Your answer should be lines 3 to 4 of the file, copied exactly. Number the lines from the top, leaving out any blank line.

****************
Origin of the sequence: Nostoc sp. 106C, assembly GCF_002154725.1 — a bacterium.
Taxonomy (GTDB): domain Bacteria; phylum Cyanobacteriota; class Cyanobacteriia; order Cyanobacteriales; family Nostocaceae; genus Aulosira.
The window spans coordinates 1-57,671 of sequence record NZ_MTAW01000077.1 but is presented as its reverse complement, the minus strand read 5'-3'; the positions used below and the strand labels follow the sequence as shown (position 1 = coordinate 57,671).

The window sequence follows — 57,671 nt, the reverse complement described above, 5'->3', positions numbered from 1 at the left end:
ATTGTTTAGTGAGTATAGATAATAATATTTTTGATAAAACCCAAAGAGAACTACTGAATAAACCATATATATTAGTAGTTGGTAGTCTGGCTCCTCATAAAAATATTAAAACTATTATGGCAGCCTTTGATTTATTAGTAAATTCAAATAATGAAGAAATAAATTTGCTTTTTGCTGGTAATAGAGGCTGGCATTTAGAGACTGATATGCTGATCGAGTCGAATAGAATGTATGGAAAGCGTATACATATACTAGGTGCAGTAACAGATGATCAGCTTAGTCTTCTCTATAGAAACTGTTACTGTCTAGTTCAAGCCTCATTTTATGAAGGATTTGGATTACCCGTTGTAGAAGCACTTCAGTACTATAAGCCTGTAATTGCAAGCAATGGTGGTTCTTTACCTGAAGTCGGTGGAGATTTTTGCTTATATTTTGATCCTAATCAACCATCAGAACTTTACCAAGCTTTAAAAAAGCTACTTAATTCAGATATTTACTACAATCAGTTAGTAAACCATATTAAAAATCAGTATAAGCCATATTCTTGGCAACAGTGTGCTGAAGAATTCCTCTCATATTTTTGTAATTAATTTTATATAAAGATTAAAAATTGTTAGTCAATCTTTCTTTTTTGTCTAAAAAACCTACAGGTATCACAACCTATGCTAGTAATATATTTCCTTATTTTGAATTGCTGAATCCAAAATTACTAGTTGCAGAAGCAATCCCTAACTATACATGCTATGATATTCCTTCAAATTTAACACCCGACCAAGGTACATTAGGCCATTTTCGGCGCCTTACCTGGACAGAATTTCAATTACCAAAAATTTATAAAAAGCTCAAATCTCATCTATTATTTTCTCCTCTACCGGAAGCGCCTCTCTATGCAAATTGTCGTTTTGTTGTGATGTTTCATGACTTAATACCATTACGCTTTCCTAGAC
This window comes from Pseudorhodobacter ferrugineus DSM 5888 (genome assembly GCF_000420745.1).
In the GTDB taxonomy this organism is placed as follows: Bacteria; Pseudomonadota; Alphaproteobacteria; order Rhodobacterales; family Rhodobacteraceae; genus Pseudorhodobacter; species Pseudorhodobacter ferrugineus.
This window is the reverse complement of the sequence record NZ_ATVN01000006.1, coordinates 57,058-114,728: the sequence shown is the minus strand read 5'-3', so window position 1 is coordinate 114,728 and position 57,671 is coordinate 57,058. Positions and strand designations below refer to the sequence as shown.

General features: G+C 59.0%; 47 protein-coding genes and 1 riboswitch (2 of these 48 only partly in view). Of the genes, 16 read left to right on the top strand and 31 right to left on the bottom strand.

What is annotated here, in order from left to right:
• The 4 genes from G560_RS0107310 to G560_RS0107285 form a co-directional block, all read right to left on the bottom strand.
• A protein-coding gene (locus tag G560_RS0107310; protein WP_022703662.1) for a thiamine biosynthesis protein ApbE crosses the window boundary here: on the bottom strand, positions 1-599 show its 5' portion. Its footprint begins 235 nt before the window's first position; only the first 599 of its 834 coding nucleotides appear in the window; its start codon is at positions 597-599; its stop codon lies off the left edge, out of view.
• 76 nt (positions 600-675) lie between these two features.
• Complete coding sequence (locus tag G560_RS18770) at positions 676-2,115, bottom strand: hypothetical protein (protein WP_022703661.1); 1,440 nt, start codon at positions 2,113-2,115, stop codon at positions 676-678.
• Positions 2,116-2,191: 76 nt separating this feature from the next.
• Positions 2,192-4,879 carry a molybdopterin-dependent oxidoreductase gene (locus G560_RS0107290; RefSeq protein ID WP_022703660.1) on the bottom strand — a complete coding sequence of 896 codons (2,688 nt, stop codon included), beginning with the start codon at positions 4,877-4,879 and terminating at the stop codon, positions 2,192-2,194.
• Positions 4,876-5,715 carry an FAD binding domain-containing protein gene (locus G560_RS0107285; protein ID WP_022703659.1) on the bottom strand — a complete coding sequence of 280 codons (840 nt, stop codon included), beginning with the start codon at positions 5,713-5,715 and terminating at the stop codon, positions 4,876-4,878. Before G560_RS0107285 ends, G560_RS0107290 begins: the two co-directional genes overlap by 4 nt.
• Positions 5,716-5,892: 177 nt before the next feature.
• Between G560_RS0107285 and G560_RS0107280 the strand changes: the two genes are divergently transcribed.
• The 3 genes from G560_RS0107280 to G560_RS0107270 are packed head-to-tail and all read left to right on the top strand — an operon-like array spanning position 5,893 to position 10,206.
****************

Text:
The window spans coordinates 1-57,671 of sequence record NZ_MTAW01000077.1 but is presented as its reverse complement, the minus strand read 5'-3'; the positions used below and the strand labels follow the sequence as shown (position 1 = coordinate 57,671).

The window sequence follows — 57,671 nt, the reverse complement described above, 5'->3', positions numbered from 1 at the left end: